Research-Based Learning in Medical Schools: An Opportunity for the Development of Ethical Competencies?
Call for abstracts
Learning to be a doctor requires medical students to develop acuity and agility to deal with complex real-world problems that can be novel or unpredictable. Research-based learning can help them to develop general competencies such as problem-solving and critical thinking skills. It can also be used to support the acquisition of ethical competencies involving ethical reasoning, an integration of the perspectives of patients or other professionals and self-reflection.
Through research-based learning medical students actively search for and then use multiple resources, materials, and texts to answer questions and address challenges in their field of training. According to Huber and Reinmann (2019), three approaches to research-based learning can be distinguished in principle: a) learning to understand research, b) training to do research tasks and c) conducting research. Research-based learning can be conducted within programs that support students by simulating research or by creating opportunities to make an original contribution to scholarship.
In this workshop we aim to clarify the opportunities for bioethicists to contribute to research-based learning programs. We invite contributions by educators and scholars in medical schools who wish to reflect on the methods of this teaching concept and its potential value in supporting students’ development of ethical competencies.
Contributions should (ideally) relate broadly to one of the following questions:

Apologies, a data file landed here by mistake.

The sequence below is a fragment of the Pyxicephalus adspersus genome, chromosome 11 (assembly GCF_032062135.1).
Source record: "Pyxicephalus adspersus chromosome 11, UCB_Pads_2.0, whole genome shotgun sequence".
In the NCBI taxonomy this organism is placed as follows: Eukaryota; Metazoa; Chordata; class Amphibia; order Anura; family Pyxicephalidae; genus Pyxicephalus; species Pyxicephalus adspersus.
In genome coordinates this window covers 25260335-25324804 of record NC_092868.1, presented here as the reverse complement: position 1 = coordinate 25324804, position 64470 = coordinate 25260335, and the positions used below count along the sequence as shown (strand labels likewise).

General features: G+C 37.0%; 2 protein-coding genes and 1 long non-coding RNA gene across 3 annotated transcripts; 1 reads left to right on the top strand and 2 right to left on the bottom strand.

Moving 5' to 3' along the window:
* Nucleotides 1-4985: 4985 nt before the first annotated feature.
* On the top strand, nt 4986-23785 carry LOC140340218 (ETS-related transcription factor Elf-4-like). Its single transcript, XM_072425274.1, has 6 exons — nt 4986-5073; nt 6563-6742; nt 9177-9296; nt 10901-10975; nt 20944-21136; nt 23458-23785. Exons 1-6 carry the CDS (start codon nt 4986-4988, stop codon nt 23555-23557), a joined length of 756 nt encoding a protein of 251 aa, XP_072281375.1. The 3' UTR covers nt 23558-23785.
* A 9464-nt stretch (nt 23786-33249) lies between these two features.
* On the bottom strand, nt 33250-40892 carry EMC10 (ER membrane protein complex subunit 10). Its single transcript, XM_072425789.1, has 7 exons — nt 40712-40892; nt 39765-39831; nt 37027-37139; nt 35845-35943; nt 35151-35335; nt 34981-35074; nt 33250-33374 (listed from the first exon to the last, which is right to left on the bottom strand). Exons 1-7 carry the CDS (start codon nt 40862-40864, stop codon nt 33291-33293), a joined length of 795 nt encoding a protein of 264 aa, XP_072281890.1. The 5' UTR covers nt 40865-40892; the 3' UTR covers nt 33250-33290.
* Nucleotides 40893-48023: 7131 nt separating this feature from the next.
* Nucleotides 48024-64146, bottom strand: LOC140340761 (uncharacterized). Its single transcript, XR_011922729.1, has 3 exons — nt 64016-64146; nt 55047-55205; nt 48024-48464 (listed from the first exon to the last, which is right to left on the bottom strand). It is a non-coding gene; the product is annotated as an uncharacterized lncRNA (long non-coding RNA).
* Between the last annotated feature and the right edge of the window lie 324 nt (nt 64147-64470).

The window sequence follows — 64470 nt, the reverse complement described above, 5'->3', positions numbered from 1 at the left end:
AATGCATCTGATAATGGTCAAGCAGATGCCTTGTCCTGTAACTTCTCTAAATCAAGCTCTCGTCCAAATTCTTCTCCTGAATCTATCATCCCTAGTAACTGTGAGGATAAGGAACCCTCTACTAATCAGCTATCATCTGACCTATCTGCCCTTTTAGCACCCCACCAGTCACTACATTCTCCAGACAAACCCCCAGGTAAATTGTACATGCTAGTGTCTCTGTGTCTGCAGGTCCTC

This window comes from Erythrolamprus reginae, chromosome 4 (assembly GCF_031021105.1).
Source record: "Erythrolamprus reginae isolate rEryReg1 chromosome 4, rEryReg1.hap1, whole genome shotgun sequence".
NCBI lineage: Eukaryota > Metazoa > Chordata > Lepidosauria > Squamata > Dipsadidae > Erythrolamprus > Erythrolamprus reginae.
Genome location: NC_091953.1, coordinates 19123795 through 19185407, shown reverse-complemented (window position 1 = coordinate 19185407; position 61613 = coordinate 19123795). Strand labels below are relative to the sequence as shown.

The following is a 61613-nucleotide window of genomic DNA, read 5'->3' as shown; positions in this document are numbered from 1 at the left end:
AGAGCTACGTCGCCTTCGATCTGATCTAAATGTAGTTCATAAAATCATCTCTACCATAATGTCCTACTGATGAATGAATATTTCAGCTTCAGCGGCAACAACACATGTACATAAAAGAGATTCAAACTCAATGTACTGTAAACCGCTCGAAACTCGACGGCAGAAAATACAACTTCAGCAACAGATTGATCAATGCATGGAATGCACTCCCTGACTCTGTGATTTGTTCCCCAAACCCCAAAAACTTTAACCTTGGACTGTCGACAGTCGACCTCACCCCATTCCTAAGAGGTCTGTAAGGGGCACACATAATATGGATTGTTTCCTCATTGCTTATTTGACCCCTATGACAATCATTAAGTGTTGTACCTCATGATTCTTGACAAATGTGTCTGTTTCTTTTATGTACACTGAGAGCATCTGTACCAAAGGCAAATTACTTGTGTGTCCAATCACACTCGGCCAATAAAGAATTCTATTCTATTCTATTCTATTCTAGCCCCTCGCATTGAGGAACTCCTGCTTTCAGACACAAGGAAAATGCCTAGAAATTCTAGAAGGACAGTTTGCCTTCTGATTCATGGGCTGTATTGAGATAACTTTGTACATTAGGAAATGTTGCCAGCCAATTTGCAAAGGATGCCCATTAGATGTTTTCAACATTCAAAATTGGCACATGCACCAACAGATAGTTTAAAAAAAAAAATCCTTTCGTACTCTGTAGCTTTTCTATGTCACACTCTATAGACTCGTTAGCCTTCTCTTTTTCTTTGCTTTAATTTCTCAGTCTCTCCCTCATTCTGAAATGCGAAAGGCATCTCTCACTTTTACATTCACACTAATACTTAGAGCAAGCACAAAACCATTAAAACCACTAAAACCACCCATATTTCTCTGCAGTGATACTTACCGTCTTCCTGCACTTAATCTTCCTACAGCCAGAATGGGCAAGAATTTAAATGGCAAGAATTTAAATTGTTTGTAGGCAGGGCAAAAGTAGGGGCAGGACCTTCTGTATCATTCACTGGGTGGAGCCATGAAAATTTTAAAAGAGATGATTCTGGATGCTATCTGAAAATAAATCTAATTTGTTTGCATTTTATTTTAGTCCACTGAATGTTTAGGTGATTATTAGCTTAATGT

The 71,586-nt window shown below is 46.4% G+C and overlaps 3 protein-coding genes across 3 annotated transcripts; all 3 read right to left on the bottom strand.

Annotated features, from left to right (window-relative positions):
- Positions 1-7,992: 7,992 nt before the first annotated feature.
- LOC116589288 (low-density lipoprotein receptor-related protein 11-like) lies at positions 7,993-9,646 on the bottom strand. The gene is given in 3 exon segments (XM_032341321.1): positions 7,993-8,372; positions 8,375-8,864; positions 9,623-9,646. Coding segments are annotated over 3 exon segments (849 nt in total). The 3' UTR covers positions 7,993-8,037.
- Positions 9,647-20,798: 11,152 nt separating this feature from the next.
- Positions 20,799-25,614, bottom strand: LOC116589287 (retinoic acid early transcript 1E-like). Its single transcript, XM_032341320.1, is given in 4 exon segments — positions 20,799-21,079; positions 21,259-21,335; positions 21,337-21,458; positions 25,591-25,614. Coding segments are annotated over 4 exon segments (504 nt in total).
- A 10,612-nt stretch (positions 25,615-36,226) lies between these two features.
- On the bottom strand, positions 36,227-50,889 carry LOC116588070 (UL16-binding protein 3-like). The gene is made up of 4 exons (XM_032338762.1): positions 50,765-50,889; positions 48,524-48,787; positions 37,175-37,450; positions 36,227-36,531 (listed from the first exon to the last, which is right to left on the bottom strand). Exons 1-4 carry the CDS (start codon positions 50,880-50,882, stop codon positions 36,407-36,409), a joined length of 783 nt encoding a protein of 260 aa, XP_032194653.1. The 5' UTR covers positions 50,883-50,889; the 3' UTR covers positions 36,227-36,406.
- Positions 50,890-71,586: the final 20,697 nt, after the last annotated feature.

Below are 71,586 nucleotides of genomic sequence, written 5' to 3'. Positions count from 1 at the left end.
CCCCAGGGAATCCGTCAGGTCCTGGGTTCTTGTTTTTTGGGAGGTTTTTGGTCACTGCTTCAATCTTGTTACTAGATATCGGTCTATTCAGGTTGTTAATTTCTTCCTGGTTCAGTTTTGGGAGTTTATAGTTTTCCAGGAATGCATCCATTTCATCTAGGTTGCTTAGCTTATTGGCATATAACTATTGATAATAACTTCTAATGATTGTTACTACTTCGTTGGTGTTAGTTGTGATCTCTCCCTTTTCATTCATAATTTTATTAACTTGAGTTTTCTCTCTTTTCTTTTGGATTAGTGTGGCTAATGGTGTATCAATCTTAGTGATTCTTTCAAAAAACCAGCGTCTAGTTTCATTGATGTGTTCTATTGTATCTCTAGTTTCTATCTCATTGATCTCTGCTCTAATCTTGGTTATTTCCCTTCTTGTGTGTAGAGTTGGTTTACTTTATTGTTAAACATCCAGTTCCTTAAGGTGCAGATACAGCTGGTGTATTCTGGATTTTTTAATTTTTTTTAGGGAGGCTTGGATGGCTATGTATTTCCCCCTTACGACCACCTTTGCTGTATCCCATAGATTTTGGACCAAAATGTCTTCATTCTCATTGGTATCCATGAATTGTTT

- How could research-based learning be related to the development of ethical competencies of future doctors?
- What research approaches (e.g. methodology and design) are most beneficial as an example for research-based learning of bioethical scholarship?
- How should educators implement research-based-learning to enable students to develop ethical competencies?
- To what extent should research-based learning be teacher-guided or self-directed by medical students?
- How can bioethics research serve as a gateway to students’ understanding of and engagement in (inter-)professional environments?
Places are limited to 12 presentations. Expressions of interest should entail an abstract (300-500 words) and a short biography including your current affiliation (150 words). Contributions will be prioritized based on their fit to the topic and their originality with a view to represent the diversity of submissions. The presenters will be invited to give a presentation (approx. 20 minutes) during a two half-day online workshops via ZOOM.
Organizers: Dr. Cynthia Forlini (School of Medicine, Faculty of Health, Deakin University, Geelong, Australia) and Dr. Katja Kuehlmeyer (Institute of Ethics, History and Theory of Medicine, Medical Faculty, LMU Munich, Germany)
Applications should be sent via email to: firstname.lastname@example.org
Deadline: September 19, 2022
Workshop date and time: October 18-19, 2022
European participants: CET 8:30-11:30
Asian and Oceanian participants: AEST 16:30-19:30
We are grateful to the Center for Advanced Studies (CASLMU) at LMU Munich for funding Dr. Forlini’s Fellowship at LMU Munich
Call for Abstracts (pdf-document, 121 kb)